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5 Highly Valued Minds for the Future

 “The empires of the future will be empires of the mind.” — Winston Churchill

In a ruthless, globally competitive market, companies cannot afford the luxury of holding onto more employees than they need. With economic constraints and technological advances, some jobs are being eliminated completely — a trend that will surely continue.

A new generation of sophisticated information and communication technologies, together with new forms of business reorganization and management, is wiping out full-time employment for millions of blue- and white-collar workers.

What does this mean? There is work, but it’s not the same as it used to be. There are jobs, but not the same ones offered a few years ago. And unless you want to go after menial work, you’ll need to acquire a disciplined education and variety of experiences, while also developing a highly valued mind.

We’ve all read about accelerating globalization, information overload, the drastic ascent of technology and science, and the threat of growing competition. Each of these challenges will require new ways of thinking and learning for those hoping to create a successful future.

Our Mind(s) Matter

In Five Minds for the Future (Harvard Business School Press, 2007), author and noted psychologist Howard Gardner says our mind — actually, minds — matters. We achieve greater professional success by learning how to think and learn in new ways.

Gardner, well known in psychological circles for his theory of multiple intelligences, believes five different kinds of minds are critical to remaining a highly prized asset in your organization, especially in times of economic cutbacks. Human capability, he asserts, cannot be reduced to a single metric: IQ.

According to Gardner, five cognitive capacities will be in great demand in the years ahead

  • The Disciplined Mind
  • The Synthesizing Mind
  • The Creating Mind
  • The Respectful Mind
  • The Ethical Mind

Developing these mental capacities equips us to deal with future expectations, as well as that which cannot be anticipated.

If we fail to develop these minds, we’ll be at the mercy of forces we can’t understand: overwhelmed by information, unable to succeed in the workplace, and incapable of making judicious decisions in personal and professional matters.

The first three kinds of minds deal primarily with cognitive abilities. The last two deal with our relations to other human beings. Unless we increasingly place value on diversity and common good, we risk our survival.

In our interconnected world , it’s not enough to state what each group needs for survival on its own turf. In the long run, it is not possible for parts of the world to thrive while others remain desperately poor and frustrated.

The Disciplined Mind

The disciplined mind has mastered at least one way of thinking — a mode of cognition that belongs to a specific scholarly discipline, craft or profession. Lawyers think like lawyers, engineers like engineers, managers like managers. That said, it’s also important to be broadly familiar with other major academic disciplines’ approaches, including math, science, history and the arts.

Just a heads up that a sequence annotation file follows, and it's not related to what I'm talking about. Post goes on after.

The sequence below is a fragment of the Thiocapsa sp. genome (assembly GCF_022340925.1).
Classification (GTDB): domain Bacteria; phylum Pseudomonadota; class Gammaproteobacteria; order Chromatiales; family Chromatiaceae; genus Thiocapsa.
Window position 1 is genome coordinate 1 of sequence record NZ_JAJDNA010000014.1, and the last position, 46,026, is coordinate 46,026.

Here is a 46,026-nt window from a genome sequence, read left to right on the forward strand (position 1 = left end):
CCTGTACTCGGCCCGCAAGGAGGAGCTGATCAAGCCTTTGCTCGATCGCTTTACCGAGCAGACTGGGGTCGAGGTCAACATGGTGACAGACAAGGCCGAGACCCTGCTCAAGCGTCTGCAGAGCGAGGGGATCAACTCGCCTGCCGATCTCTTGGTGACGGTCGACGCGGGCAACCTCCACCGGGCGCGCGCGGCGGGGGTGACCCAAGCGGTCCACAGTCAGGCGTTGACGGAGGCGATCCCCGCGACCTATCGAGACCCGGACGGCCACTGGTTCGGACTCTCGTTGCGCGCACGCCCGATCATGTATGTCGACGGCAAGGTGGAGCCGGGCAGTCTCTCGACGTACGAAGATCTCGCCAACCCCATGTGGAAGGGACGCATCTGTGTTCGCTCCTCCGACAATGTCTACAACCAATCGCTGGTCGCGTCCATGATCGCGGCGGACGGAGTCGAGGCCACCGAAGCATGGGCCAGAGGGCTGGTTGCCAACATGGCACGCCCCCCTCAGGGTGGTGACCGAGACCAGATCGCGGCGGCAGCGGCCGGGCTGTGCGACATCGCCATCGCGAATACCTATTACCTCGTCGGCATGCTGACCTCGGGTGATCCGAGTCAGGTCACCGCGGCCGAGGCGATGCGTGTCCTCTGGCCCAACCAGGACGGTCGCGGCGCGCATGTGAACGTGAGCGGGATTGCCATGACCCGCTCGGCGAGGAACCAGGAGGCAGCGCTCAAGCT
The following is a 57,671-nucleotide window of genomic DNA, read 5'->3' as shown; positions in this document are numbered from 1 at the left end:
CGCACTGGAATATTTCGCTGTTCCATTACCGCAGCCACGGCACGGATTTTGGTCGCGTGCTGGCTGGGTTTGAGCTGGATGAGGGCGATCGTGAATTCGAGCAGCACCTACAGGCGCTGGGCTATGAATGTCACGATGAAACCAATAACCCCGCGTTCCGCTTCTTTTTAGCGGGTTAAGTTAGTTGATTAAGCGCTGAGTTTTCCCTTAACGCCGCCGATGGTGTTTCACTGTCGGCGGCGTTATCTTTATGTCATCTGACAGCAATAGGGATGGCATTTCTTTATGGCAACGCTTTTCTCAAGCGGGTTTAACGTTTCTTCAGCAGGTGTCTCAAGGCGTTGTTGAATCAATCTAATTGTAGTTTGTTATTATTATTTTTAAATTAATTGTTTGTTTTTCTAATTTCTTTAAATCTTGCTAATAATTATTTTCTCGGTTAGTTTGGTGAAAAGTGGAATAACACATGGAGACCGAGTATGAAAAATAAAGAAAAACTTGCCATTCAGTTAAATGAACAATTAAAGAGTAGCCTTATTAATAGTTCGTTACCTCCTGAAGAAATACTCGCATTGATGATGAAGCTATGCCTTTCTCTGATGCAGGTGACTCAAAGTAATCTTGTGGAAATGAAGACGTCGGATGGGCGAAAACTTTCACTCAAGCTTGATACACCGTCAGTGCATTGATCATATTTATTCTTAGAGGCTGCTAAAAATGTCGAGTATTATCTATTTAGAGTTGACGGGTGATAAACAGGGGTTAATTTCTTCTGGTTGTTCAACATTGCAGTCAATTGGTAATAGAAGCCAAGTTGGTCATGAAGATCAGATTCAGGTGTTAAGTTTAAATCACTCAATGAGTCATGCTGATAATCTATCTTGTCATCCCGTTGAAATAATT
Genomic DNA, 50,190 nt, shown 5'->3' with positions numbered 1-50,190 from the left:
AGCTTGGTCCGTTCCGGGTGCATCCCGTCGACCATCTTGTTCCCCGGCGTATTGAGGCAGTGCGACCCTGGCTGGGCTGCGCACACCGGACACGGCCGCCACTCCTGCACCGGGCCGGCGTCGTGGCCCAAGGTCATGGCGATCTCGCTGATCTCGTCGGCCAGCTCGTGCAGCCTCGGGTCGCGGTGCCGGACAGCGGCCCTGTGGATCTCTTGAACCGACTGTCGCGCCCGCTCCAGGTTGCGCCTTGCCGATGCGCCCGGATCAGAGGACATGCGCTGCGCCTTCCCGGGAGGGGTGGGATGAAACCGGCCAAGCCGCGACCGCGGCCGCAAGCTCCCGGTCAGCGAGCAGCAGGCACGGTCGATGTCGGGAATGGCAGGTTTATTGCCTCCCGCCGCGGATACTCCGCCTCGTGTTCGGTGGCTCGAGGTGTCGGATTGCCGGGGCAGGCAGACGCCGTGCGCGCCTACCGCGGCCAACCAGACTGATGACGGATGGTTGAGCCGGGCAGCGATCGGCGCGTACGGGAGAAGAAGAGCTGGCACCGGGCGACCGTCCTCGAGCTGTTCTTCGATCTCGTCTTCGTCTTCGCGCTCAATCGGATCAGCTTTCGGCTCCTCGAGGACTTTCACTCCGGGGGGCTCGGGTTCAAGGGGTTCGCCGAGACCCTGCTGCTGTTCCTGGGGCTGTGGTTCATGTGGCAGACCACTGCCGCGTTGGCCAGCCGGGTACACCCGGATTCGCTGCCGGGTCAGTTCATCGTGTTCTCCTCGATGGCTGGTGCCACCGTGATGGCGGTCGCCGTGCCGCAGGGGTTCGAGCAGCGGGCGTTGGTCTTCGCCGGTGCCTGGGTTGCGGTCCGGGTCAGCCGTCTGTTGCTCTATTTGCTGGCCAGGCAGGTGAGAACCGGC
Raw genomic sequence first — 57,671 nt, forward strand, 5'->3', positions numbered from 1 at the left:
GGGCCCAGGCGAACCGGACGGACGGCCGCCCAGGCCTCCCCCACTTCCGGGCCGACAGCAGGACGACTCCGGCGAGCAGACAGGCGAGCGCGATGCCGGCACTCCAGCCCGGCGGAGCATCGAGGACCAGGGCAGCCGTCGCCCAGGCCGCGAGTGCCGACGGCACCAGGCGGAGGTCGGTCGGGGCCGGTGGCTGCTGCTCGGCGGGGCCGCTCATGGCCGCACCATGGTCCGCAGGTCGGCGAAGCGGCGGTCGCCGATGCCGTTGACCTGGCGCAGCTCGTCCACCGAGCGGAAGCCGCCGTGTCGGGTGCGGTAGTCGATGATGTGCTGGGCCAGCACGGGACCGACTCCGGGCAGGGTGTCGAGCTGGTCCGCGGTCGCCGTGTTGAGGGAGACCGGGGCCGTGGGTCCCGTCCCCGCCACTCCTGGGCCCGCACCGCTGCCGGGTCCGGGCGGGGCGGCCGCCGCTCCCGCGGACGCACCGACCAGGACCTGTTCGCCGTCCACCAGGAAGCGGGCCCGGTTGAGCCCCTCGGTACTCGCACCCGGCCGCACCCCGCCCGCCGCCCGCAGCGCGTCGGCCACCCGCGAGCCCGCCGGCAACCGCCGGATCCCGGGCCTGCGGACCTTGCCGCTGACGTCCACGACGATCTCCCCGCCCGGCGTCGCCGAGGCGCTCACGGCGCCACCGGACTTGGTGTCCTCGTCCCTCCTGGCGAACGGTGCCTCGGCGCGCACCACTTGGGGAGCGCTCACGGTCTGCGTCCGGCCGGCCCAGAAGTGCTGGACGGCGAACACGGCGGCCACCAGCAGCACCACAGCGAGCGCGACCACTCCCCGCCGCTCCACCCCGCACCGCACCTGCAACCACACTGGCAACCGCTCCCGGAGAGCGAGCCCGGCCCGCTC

To create a disciplined mind, start by figuring out the central concepts of the discipline you wish to master. Be it gravity, supply and demand, or the doctrine of intent in criminal law, the field you choose has key foundational concepts, methods and procedures.

You need to develop many “entry points” into your discipline. Those who have mastered a subject can think about it in many ways: storytelling, debate, graphics, humor, drama or classic exposition. If you communicate your expertise in only one medium, then you don’t really know your subject.

The end goal is to “perform your understanding.” This isn’t mere recitation of known case studies or performance of standard experiments. You must use your knowledge to attack problems you’ve never seen. You then need expert feedback to determine how well you fared.

The disciplined mind never stops learning for at least two reasons:

  • More information emerges each day. Those with disciplined minds know they must continue to assimilate new knowledge or risk being left behind.
  • You must be passionate about knowing more and intrinsically enjoy the process of learning new things.

The Synthesizing Mind

The synthesizing mind is adept at selecting crucial information from the copious amounts available, across disciplines. This requires the skill of pattern recognition. You must recognize important new information and skills and then incorporate them into your knowledge base and professional repertoire. You must discern what merits your attention and what to ignore, organizing this information in ways that make sense to yourself and others.

Great synthesizers are nothing new. Plato and Aristotle sought to organize all human knowledge, as did Augustine, Aquinas and others philosophical giants. Today, scholars like E.O. Wilson continue the tradition, which is more difficult and critical than ever before. (Human knowledge apparently doubles every few years.) Without synthesis, much of this knowledge is unusable.

The good news? You can learn to be a better synthetic thinker. Start by understanding the different types of syntheses, such as narratives (perhaps the oldest form). Think of stories from the Bible, myths and legends, or finely crafted historical works.

The Creating Mind

The creating mind goes beyond existing knowledge and syntheses to pose new questions, offer new solutions and configure new genres. Creation builds on one or more established disciplines. It requires an informed “field” to make quality, acceptable judgments.

Human creativity is at a premium. Businesses want employees who can develop a “new vision” and “extend existing product categories,” on top of completing their daily work.